NATIONAL BUREAU OF ECONOMIC RESEARCH
NATIONAL BUREAU OF ECONOMIC RESEARCH

NBER Working Papers by Anna Kovner

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Working Papers

March 2010Stressed not Frozen: The Fed Funds Market in the Financial Crisis
with Gara Afonso, Anna Kovner, Antoinette Schoar: w15806
This paper examines the impact of the financial crisis of 2008 on the federal funds market, specifically the bankruptcy of Lehman Brothers. Rather than a complete collapse of lending in the presence of a market wide shock, we see that banks become more restrictive in which counterparties they lend to. After Lehman Brothers, we find that amounts and spreads become more sensitive to borrower bank characteristics. While the market does not contract dramatically, lending rates increase. Further, the market does not seem to expand to meet the increased demand predicted by the drop in other bank funding markets. We examine discount window borrowing as a proxy for unmet fed funds demand and find that the fed funds market is not indiscriminate. As expected, borrowers who access the discount window...

Stressed not Frozen: The Federal Funds Market after the Financial Crisis” joint with Gara Afonso and Anna Kovner, September 2009, The Journal of Finance, forthcoming.

June 2009Buy Local? The Geography of Successful and Unsuccessful Venture Capital Expansion
with Henry Chen, Paul Gompers, Anna Kovner, Josh Lerner: w15102
We document geographic concentration by both venture capital firms and venture capital-financed companies in three cities - San Francisco, Boston, and New York. We find that firms open new satellite offices based on the success rate of venture capital-backed investments in an area. Geography is also significantly related to outcomes. Venture capital firms based in locales that are venture capital centers outperform, regardless of the stage of the investment. Ironically, this outperformance arises from outsized performance outside of the venture capital firms' office locations, including in peripheral locations. If the goal of state and local policy makers is to encourage venture capital investment, outperformance of non-local investments suggests that policy makers might want to mitiga...

Published: Chen, Henry, Paul A. Gompers, Anna Kovner, and Josh Lerner. "Buy Local? The Geography of Successful Venture Capital Expansion." Journal of Urban Economics 67, no. 1 (January 2010).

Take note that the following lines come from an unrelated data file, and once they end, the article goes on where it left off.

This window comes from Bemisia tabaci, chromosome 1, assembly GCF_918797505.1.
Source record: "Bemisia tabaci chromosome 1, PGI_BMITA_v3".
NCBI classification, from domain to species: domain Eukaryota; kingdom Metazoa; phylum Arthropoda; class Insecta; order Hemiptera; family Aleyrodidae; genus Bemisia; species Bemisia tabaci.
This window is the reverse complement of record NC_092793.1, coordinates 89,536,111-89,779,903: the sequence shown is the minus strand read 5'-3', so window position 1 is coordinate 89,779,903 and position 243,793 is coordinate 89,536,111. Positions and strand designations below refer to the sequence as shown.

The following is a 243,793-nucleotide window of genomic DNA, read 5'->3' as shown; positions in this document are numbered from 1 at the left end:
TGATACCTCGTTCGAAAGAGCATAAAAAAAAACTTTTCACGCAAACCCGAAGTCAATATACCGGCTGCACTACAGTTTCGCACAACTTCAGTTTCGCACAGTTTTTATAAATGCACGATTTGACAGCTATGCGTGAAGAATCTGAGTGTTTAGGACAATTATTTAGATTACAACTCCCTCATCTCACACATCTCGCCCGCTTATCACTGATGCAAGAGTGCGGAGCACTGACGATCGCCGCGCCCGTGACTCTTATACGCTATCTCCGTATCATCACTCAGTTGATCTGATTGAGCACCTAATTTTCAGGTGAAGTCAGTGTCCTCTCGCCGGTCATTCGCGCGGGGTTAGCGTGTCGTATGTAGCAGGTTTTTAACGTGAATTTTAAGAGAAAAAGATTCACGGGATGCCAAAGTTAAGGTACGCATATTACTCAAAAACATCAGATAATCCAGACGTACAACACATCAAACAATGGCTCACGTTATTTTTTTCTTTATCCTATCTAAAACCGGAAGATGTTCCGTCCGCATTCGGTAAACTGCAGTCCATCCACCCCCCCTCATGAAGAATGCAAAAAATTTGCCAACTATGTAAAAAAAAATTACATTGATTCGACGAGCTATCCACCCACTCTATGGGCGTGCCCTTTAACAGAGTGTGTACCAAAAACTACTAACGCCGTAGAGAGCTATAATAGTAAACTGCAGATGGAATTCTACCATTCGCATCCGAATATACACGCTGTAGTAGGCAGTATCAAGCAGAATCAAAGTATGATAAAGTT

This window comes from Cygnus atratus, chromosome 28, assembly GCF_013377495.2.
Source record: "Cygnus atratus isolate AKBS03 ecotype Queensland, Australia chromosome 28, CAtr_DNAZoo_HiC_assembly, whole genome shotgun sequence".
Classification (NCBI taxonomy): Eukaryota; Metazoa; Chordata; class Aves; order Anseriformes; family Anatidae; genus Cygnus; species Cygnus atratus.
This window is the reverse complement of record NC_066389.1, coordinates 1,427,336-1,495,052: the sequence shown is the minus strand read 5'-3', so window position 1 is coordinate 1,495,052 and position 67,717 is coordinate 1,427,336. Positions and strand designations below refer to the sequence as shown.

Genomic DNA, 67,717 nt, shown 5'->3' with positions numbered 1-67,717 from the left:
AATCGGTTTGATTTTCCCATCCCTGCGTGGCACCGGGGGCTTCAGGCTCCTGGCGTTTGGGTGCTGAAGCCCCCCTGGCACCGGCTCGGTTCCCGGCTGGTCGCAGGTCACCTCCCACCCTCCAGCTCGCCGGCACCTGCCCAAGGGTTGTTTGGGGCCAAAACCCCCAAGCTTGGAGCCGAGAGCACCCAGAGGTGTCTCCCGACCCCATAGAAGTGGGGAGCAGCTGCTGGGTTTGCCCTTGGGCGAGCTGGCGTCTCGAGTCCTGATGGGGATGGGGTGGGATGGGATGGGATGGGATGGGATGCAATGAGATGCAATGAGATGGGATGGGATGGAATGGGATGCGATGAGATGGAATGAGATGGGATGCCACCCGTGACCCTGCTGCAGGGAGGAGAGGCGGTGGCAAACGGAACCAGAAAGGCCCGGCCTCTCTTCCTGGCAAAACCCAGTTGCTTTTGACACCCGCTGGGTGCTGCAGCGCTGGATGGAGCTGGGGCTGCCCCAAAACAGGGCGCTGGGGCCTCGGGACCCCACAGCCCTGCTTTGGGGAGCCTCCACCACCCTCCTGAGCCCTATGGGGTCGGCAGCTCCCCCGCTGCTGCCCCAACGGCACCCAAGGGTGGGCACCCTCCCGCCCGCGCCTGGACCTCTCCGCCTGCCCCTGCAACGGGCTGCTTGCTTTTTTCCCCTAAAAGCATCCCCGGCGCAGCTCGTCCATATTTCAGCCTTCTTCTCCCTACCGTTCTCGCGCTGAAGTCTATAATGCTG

October 2006Skill vs. Luck in Entrepreneurship and Venture Capital: Evidence from Serial Entrepreneurs
with Paul Gompers, Anna Kovner, Josh Lerner, David Scharfstein: w12592
This paper argues that a large component of success in entrepreneurship and venture capital can be attributed to skill. We show that entrepreneurs with a track record of success are more likely to succeed than first time entrepreneurs and those who have previously failed. Funding by more experienced venture capital firms enhances the chance of success, but only for entrepreneurs without a successful track record. Similarly, more experienced venture capitalists are able to identify and invest in first time entrepreneurs who are more likely to become serial entrepreneurs. Investments by venture capitalists in successful serial entrepreneurs generate higher returns for their venture capital investors. This finding provides further support for the role of skill in both entrepreneurship and ven...

Published: Gompers, Paul, Anna Kovner, Josh Lerner, and David Scharfstein. “Performance Persistence in Entrepreneurship." Journal of Financial Economics 96 (2010): 18-32. Earlier version distributed as National Bureau of Economic Research Working Paper No. 12592 and Harvard Business School Working Paper No. 09-028. (Earlier Name: “Skill vs. Luck in Entrepreneurship and Venture Capital: Evidence from Serial Entrepreneurs.”)

May 2005Venture Capital Investment Cycles: The Impact of Public Markets
with Paul Gompers, Anna Kovner, Josh Lerner, David Scharfstein: w11385
It is well documented that the venture capital industry is highly volatile and that much of this volatility is associated with shifting valuations and activity in public equity markets. This paper examines how changes in public market signals affected venture capital investing between 1975 and 1998. We find that venture capitalists with the most industry experience increase their investments the most when public market signals become more favorable. Their reaction to an increase is greater than the reaction of venture capital organizations with relatively little industry experience and those with considerable experience but in other industries. The increase in investment rates does not affect the success of these transactions adversely to a significant extent. These findings are consistent...

Published: Gompers, Paul & Kovner, Anna & Lerner, Josh & Scharfstein, David, 2008. "Venture capital investment cycles: The impact of public markets," Journal of Financial Economics, Elsevier, vol. 87(1), pages 1-23, January. citation courtesy of

Contact and additional information for this authorAll NBER papers and publicationsNBER Working Papers onlyInformation about this author at RePEc

 
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